The African continent and the Anglophone Caribbean region share a common history. The two regions were colonized. Majority of the countries gained independence, through peaceful negotiation and armed struggle. Evaluating the progress of the two regions in the last five decades of independence is not easy. The task of evaluating becomes objective and reliable when the task is approached from the perspective of African and Anglo Caribbean nationalism, and the expectation of independence. Both the regions harbored complex nationalist. It’s possible for one to; argue that the two regions sought to achieve the objectives of decolonization, nation building, development, democracy, and regional in integration (John, McLeod 2007:15-25).
Decolonization was one of the great historical phenomenon and achievements of the twentieth century. It marked the achievement for African and Anglo-Caribbean society. The period after 1945 culminated in the demise of colonialism in Africa and Anglophone Caribbean. The taunting task was state formation and setting up basic infrastructure to drive the economy. The independent governments successfully managed to put in place a functional civil service.
At independence, there were very few institutions of higher learning in both regions. The citizens of these colonies received basic education to enable them render cheap labor in colonial farms. Countries like Zimbabwe, Kenya, Ghana, Jamaica, and Trinidad and Tobago in have established many institutions of higher learning like universities and polytechnics to increase access to higher Education. Besides, Kenya, Ghana and Uganda provides free primary Education hence improving the quality of education (John McLeod 100-105).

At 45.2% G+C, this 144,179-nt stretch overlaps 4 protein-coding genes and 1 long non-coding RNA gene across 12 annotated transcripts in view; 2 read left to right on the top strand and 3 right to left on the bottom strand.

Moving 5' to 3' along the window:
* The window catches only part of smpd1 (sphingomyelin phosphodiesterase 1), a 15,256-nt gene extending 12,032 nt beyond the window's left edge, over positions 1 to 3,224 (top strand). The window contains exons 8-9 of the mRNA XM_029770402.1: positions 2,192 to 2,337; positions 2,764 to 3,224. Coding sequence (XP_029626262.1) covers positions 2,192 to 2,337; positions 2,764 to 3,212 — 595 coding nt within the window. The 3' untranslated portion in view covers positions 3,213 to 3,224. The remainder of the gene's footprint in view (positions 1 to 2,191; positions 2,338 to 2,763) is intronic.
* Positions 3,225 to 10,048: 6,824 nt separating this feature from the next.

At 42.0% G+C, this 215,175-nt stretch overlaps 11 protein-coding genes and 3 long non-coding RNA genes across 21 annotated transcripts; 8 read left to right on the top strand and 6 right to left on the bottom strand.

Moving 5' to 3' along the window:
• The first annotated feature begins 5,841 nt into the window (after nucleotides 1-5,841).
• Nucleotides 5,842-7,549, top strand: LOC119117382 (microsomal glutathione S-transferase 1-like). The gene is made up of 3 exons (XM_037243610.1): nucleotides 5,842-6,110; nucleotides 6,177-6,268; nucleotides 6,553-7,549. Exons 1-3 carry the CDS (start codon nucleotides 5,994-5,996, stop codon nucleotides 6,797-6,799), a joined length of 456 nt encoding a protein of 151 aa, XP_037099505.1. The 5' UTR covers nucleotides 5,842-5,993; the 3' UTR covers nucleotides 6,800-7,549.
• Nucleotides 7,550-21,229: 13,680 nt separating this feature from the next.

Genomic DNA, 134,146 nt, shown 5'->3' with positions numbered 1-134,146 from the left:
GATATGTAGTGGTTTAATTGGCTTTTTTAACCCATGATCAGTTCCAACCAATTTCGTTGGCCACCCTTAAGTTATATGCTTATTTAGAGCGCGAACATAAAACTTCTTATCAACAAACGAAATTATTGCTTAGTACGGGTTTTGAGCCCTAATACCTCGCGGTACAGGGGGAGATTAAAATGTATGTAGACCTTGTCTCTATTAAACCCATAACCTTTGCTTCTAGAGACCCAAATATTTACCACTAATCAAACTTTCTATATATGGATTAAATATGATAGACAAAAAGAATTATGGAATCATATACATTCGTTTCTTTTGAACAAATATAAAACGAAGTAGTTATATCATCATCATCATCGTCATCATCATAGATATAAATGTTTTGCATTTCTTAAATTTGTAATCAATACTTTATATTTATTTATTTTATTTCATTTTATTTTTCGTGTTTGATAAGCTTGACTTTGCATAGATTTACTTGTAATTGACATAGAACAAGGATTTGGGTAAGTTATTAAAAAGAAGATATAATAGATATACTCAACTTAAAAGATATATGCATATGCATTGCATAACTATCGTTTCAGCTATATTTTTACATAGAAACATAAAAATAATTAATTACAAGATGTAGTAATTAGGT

Every modern government must embrace democratic culture. This is an area where most states in these regions have underscored. A decade preceding independence saw most of the states degenerate to despotism. Most of the states in Anglophone Caribbean adopted Liberal authoritarianism while others like Guyana went too far to adopt dictatorship where young black men were extra- judicially prosecuted by the government. Majority of African states adopted one party state, which was used as a symbol of oppression and exploitation. Although, elections in Africa have been conducted on a regular basis, they are not always free and fair. The current crisis in Kenya and Zimbabwe is a great testimony.
Most of the states in Africa and Anglophone Caribbean are not fully independent. They have continuously depended on financial aid from Britain and North America. The issue of neocolonialism is imminent in both the regions, because the affairs of these states are in directly controlled by powerful states. These countries are always required to undertake some structural adjustments programs. (Gogfrey Mwakikagile 2006:40-48)
Africa and the Caribbean Anglophone harbor the most impoverished countries in the world. In the recent statistics released by the World Bank, African countries featured prominently in the bottom fifty. The genesis of economic under- development was the adoption of the colonial economy by the independent governments. Plantation agriculture as opposed food crop farming has made these regions to become, victims of over dependence on food aid from the most industrialized states.
The last fifty years of independence in Africa and Anglophone Caribbean have witnessed great periods of success and failure in the areas democracy, economic development and national integration. Africa and the Anglophone Caribbean need to restructure their economic system to bring in an aspect of mixed economy. Besides, the culture of democracy must be entrenched to span economic development because persistent wrangling has had a negative influence on the economy.
John, McLeod Rout ledge companion to postcolonial studies Publisher Routledge, 2007
John McLeod Beginning post colonialism Manchester University Press, 2000
Gogfrey Mwakikagile Africa after independence: realities of nationhood llustratedPublisher, 2006